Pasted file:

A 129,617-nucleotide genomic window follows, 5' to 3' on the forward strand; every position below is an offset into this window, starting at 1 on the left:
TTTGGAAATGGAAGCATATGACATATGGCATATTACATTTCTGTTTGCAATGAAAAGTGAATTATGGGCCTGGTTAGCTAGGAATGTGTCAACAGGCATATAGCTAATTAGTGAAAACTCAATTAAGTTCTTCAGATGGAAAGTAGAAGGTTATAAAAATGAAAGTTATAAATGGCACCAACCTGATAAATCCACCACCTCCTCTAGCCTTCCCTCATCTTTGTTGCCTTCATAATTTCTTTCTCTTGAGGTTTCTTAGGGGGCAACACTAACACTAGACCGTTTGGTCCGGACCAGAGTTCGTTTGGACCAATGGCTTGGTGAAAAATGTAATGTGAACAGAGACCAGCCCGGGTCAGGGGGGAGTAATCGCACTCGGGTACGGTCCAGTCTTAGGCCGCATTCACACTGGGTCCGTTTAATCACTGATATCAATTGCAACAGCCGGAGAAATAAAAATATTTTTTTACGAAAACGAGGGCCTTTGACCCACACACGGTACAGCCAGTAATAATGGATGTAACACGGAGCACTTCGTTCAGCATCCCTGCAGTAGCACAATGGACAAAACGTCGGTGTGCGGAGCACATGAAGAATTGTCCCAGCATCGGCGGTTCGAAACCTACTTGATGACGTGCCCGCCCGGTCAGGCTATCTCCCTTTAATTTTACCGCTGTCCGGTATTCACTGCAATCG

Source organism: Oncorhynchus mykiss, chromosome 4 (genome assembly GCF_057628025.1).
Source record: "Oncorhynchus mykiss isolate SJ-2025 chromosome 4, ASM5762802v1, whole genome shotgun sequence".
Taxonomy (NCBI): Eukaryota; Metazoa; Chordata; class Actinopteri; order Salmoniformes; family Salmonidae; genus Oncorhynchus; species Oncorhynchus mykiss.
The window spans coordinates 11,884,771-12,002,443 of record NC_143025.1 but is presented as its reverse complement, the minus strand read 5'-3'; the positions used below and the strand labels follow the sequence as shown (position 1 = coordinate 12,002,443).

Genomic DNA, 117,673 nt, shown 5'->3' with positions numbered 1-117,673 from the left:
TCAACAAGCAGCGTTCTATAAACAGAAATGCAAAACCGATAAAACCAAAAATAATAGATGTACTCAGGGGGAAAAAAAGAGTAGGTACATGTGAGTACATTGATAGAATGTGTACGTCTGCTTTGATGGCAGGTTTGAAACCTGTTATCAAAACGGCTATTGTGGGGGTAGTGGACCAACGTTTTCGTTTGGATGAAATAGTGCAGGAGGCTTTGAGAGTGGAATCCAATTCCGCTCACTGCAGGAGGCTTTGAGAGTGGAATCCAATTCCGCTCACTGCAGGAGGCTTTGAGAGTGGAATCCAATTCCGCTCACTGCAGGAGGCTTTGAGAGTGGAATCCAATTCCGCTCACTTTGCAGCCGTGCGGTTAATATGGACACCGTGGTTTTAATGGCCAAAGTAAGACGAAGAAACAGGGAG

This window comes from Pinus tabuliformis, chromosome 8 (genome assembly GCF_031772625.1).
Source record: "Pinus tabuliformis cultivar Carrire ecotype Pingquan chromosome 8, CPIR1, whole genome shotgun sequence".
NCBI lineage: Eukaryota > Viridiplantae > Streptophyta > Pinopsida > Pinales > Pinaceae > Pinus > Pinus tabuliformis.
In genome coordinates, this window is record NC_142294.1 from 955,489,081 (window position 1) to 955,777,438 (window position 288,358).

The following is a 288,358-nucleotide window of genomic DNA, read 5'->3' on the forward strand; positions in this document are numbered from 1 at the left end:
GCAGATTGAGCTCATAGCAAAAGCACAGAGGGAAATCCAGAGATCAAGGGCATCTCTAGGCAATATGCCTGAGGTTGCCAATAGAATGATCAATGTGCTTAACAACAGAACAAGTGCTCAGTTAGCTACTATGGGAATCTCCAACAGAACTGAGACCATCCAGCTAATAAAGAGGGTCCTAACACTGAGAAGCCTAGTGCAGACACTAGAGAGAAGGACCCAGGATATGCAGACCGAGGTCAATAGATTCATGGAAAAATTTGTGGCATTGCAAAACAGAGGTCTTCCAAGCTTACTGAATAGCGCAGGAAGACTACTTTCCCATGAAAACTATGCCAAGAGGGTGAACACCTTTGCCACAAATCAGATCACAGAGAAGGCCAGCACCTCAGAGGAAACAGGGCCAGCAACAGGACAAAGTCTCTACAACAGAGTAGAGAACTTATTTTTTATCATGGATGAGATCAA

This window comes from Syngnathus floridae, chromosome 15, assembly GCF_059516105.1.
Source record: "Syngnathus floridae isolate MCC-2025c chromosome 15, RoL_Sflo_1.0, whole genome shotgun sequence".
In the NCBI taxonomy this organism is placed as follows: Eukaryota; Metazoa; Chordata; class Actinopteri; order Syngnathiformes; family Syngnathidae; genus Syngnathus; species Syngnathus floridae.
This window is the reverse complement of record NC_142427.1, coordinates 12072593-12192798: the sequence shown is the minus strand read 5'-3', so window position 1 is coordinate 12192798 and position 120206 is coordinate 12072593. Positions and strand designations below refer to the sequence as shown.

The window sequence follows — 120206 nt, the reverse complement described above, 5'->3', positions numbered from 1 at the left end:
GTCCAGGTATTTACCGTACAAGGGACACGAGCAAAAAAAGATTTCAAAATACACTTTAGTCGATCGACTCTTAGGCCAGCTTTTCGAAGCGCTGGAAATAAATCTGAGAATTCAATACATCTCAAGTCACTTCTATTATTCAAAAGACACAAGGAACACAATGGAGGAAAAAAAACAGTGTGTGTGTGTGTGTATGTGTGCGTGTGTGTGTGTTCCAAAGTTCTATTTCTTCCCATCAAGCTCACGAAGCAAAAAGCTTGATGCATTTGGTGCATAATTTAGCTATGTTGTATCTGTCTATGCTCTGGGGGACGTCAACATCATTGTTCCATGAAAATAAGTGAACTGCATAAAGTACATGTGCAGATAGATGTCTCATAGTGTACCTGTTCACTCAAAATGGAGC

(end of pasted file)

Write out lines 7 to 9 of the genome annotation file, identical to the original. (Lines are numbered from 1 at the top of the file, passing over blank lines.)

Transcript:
Genomic DNA, 117,673 nt, shown 5'->3' with positions numbered 1-117,673 from the left:
TCAACAAGCAGCGTTCTATAAACAGAAATGCAAAACCGATAAAACCAAAAATAATAGATGTACTCAGGGGGAAAAAAAGAGTAGGTACATGTGAGTACATTGATAGAATGTGTACGTCTGCTTTGATGGCAGGTTTGAAACCTGTTATCAAAACGGCTATTGTGGGGGTAGTGGACCAACGTTTTCGTTTGGATGAAATAGTGCAGGAGGCTTTGAGAGTGGAATCCAATTCCGCTCACTGCAGGAGGCTTTGAGAGTGGAATCCAATTCCGCTCACTGCAGGAGGCTTTGAGAGTGGAATCCAATTCCGCTCACTGCAGGAGGCTTTGAGAGTGGAATCCAATTCCGCTCACTTTGCAGCCGTGCGGTTAATATGGACACCGTGGTTTTAATGGCCAAAGTAAGACGAAGAAACAGGGAG

This window comes from Pinus tabuliformis, chromosome 8 (genome assembly GCF_031772625.1).